fordshire Hoard—the largest cache of anglo-saxon gold and silver met-
alwork yet found. written by one of the leading scholars in the field, and
illustrated with many of the most impressive artifacts, it will be the au-
thoritative book on the subject for years to come.

the anglo-saxon period in england, roughly a.d. 400–1100, was a time

of extraordinary and profound cultural transformation, culminating in
a dramatic shift from a barbarian society to a recognizably medieval
civilization. settled by northern european tribal groupings of pagan and
illiterate warriors and farmers in the fifth century, england had by the
eleventh century acquired all the trappings of medieval statehood—a
developed urban network and complex economy, a carefully regulated
coinage, flourishing centers of religion and learning,
a vigorous literary tradition, and a remarkable and
highly influential artistic heritage that had significant
impact far beyond england itself. this book traces the
changing nature of that art, the different roles it played
in culture, and the various ways it both reflected and
influenced the context in
which it was created.

From its first manifesta-

tions in the metalwork
and ceramics of the early
settlers, anglo-saxon art
displays certain inher-
ent and highly distinctive
stylistic and iconographic
features. despite the
many new influences that
were regularly absorbed
and adapted by anglo-
saxon artists and crafts-
men, these characteristics continued to resonate through the centuries
in the great manuscripts, ivories, metalwork, and sculpture of this in-
ventive and creative culture. Anglo-Saxon Art—which features 150 color
and black-and-white illustrations—is arranged thematically while fol-
leslie webster was formerly Keeper of
lowing a broadly chronological sequence. an introduction highlights the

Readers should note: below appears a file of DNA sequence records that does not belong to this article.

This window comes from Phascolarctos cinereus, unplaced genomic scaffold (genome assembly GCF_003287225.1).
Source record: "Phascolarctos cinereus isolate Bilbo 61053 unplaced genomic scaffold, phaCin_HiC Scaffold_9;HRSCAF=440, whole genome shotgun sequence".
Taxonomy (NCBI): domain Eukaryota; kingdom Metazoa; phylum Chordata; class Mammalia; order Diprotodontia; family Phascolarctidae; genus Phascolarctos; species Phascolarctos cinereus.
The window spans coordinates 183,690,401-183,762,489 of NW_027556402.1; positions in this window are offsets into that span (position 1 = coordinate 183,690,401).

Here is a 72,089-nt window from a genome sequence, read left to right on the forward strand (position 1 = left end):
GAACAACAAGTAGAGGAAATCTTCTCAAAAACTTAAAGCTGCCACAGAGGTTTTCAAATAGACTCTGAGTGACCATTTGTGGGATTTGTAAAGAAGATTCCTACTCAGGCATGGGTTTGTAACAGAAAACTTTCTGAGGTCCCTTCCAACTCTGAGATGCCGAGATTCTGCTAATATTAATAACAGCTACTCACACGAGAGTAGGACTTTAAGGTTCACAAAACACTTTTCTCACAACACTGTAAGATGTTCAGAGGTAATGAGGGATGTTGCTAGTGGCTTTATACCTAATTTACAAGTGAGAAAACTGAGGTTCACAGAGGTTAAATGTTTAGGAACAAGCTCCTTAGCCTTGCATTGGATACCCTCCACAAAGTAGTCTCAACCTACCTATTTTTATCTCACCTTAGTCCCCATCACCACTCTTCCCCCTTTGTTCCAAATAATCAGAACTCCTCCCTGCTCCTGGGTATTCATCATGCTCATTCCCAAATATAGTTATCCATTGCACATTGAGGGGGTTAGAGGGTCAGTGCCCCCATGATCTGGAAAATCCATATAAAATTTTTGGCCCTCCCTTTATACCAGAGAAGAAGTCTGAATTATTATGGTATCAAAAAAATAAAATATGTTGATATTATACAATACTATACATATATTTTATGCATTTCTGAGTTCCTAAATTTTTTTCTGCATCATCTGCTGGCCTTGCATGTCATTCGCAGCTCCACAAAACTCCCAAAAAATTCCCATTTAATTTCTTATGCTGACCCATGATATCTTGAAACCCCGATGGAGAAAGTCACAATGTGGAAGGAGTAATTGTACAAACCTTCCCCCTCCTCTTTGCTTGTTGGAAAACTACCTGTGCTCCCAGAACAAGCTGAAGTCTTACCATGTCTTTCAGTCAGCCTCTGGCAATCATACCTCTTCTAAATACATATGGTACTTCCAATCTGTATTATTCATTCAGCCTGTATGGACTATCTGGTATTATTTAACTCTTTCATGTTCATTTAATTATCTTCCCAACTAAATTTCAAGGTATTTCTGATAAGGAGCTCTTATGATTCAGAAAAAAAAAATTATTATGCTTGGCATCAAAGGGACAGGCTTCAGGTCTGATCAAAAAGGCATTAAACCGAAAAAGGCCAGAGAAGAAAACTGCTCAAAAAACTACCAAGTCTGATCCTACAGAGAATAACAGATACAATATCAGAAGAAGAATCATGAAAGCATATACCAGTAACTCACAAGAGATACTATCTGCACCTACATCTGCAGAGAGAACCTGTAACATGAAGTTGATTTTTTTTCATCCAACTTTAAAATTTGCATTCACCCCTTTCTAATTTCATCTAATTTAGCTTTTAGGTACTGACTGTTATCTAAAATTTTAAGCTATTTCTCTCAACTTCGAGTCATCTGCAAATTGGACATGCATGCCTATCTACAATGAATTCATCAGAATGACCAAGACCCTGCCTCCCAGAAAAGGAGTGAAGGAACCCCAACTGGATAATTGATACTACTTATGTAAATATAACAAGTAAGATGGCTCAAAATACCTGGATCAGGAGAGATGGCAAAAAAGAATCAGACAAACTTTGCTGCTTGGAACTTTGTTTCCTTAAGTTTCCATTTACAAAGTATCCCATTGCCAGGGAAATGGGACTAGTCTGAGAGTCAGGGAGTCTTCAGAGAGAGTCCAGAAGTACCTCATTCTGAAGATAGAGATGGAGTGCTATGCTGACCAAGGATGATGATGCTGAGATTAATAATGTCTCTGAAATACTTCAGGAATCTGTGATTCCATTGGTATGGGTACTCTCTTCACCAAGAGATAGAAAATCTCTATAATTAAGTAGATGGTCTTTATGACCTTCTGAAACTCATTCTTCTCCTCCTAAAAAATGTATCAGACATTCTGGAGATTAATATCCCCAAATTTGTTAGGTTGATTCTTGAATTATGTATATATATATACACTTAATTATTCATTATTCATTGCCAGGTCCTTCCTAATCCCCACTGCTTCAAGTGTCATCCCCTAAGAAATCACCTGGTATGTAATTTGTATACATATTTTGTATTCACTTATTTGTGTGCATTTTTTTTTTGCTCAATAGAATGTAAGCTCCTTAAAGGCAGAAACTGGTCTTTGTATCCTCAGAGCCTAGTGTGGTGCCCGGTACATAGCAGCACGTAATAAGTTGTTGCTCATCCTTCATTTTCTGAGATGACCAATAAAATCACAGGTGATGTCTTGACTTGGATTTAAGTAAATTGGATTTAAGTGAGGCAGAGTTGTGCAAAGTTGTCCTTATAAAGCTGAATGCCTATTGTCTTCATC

the department of prehistory and eu-
character of anglo-saxon art, its leitmotifs, and its underlying continu-
rope in the British Museum. she is an
ities. leslie webster places this art firmly in its wider cultural and politi-
Honorary professor at the institute of
cal context while also examining the significant conceptual relationship
archaeology, ucl. she is coeditor of The
between the visual and literary art of the period.
Transformation of the Roman World, The
Making of England, and The Golden Age
of Anglo-Saxon Art.

256 pages, 140 color illustrations, 7.5 x 9.75
paper (with flaps) isBn 978-0-8014-7766-9
$29.95s pusac

6 Fa l l 2 0 1 1 cornell universit y press

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witches, wife beaters, and whores

common law and common Folk in early america
elaine ForMan crane

“in elaine Forman crane’s deft retelling, tales of Bermuda witches, do-
mestic violence and a rape accusation in rhode island, gossipers in new
amsterdam, and a Maryland ghost offer us revealing windows into the
legal culture of early america. Her careful analyses will intrigue and en-
lighten all the readers of this remarkable volume.”
—mary beth Norton, cornell university, author of Separated by Their
Sex: Women in Public and Private in the Colonial Atlantic World

the early american legal system permeated the lives of colonists and
reflected their sense of what was right and wrong, honorable and dis-
honorable, moral and immoral. in a compelling book full of the extraor-
dinary stories of ordinary people, elaine Forman crane reveals the ways
in which early americans clashed with or conformed to the social norms
established by the law. as trials throughout the country reveal, alleged
malefactors such as witches, wife beaters, and whores, as well as debt-
ors, rapists, and fornicators, were as much a part of the social landscape “with sensitivity and imagination, elaine
as farmers, merchants, and ministers. ordinary people “made” law by Forman crane recaptures little-known
establishing and enforcing informal rules of conduct. codified by a hand- episodes of witchcraft, murder, sexual
shake or over a mug of ale, such agreements became custom and cus- assault, and domestic violence. she
tom became “law.” Furthermore, by submitting to formal laws initiated skillfully explores how deeply ingrained
from above, common folk legitimized a government that depended on understandings of law and legal culture
popular consent to rule with authority. shaped the behavior of ordinary peo-
ple in early america—whether victims,
in this book we meet Marretie Joris, a new amsterdam entrepreneur perpetrators, or neighbors. the book is a
who sues gabriel de Haes for calling her a whore, peer cautiously at model of how legal sources can be mined
christian stevenson, a Bermudian witch as bad “as any in the world,” to illuminate the workings of property,
and learn that Hannah dyre feared to be alone with her husband—and power, race, and gender in everyday life.”
subsequently died after a beating. we travel with comfort taylor as she —bruce H. mann, carl F. schipper, Jr.
crosses narragansett Bay with cuff, an enslaved ferry captain, whom she professor of law, Harvard law school